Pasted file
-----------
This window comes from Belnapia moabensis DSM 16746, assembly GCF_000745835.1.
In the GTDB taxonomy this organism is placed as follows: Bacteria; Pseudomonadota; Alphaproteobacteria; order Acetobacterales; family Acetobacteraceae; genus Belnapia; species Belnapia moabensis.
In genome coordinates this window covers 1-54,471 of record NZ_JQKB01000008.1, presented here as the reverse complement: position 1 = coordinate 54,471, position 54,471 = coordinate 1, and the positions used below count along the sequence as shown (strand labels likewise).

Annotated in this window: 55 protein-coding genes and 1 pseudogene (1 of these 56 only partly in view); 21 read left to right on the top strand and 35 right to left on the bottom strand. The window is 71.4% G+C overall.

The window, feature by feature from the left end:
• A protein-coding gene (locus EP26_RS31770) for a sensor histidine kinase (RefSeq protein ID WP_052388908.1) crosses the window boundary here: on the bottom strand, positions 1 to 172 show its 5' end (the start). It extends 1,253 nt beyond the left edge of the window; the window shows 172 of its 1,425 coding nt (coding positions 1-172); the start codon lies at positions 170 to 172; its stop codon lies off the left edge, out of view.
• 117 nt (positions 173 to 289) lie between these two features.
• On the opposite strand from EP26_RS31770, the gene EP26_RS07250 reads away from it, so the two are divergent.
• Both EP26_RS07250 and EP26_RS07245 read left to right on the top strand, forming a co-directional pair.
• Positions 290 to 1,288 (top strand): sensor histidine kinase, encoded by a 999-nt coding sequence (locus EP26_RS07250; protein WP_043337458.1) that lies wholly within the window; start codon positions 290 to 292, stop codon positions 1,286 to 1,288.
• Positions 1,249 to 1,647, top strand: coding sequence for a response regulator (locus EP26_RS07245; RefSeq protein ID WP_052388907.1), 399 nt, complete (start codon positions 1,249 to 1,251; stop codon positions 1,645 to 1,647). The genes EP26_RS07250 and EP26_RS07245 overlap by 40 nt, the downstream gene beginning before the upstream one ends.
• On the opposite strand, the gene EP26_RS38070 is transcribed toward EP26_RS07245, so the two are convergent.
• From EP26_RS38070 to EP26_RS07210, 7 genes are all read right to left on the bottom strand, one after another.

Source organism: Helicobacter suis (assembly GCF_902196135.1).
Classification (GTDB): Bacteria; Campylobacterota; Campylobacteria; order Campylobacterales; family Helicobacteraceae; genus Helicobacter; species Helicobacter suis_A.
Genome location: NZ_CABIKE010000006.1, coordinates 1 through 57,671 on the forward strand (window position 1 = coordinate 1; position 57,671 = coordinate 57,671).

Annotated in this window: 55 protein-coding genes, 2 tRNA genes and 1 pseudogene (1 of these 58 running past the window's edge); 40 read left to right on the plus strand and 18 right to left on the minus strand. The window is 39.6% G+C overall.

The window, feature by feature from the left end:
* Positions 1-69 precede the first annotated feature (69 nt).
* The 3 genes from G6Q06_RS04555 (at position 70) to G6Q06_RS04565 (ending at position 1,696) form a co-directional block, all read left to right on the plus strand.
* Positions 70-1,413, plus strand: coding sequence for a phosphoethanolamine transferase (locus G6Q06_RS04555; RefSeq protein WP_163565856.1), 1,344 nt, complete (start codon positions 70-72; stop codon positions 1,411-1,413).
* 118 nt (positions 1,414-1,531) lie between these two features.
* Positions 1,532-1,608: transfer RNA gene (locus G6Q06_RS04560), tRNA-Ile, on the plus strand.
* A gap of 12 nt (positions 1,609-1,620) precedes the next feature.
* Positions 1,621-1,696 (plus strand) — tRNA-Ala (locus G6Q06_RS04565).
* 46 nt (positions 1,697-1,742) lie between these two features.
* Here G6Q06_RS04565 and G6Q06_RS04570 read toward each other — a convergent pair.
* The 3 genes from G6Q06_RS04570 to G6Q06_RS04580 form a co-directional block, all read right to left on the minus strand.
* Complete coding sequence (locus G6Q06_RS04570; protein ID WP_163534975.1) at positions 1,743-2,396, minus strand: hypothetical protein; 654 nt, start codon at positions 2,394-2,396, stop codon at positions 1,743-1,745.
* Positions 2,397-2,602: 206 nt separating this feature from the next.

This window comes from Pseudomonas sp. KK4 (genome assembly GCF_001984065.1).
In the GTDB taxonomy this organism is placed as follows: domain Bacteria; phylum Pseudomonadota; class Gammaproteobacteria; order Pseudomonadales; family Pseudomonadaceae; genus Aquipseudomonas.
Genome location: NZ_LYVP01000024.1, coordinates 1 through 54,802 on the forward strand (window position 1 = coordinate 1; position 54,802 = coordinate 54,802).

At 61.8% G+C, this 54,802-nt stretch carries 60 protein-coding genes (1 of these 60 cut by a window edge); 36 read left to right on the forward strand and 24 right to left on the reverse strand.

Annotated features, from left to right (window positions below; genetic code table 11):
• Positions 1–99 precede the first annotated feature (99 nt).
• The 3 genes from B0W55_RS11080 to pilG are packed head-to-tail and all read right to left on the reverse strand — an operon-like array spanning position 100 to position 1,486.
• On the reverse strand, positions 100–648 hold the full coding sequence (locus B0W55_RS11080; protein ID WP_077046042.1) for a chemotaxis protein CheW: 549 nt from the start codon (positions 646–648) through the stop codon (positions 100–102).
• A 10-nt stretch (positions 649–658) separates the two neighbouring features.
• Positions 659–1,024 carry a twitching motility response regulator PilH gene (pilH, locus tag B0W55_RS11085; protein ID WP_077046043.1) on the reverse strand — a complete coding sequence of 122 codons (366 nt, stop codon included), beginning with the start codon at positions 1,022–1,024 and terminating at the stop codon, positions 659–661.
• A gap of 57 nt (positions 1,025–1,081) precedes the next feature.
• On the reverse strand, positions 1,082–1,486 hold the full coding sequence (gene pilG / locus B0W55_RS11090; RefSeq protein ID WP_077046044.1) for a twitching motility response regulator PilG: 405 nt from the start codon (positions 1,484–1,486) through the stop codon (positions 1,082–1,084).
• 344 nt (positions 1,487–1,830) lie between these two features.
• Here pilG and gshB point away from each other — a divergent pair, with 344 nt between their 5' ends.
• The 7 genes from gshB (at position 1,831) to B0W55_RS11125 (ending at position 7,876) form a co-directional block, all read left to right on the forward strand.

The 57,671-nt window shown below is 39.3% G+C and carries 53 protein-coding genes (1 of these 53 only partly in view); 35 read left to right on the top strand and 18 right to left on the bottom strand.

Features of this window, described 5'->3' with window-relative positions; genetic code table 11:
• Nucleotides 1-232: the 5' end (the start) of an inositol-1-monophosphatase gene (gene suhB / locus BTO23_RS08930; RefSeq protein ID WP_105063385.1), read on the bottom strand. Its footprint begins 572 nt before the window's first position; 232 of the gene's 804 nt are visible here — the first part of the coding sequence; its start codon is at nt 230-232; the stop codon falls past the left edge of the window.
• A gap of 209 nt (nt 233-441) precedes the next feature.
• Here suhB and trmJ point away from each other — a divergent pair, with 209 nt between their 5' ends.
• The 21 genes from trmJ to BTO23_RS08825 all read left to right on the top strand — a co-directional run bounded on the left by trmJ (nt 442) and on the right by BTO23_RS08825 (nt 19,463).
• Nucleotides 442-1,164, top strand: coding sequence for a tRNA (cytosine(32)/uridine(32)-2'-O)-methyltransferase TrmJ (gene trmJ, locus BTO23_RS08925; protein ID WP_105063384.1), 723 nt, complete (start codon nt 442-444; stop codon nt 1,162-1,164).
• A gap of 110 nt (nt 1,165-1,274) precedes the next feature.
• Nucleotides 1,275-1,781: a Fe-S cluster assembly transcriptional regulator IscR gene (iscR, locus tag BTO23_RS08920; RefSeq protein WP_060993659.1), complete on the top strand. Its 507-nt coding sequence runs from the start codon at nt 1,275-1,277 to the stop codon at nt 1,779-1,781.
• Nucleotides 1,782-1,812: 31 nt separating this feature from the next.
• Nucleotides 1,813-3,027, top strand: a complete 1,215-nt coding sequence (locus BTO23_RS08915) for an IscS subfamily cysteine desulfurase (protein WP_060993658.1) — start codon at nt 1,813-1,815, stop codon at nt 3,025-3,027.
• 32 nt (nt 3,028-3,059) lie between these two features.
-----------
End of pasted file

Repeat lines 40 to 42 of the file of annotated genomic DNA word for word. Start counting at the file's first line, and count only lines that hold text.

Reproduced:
• Positions 659–1,024 carry a twitching motility response regulator PilH gene (pilH, locus tag B0W55_RS11085; protein ID WP_077046043.1) on the reverse strand — a complete coding sequence of 122 codons (366 nt, stop codon included), beginning with the start codon at positions 1,022–1,024 and terminating at the stop codon, positions 659–661.
• A gap of 57 nt (positions 1,025–1,081) precedes the next feature.
• On the reverse strand, positions 1,082–1,486 hold the full coding sequence (gene pilG / locus B0W55_RS11090; RefSeq protein ID WP_077046044.1) for a twitching motility response regulator PilG: 405 nt from the start codon (positions 1,484–1,486) through the stop codon (positions 1,082–1,084).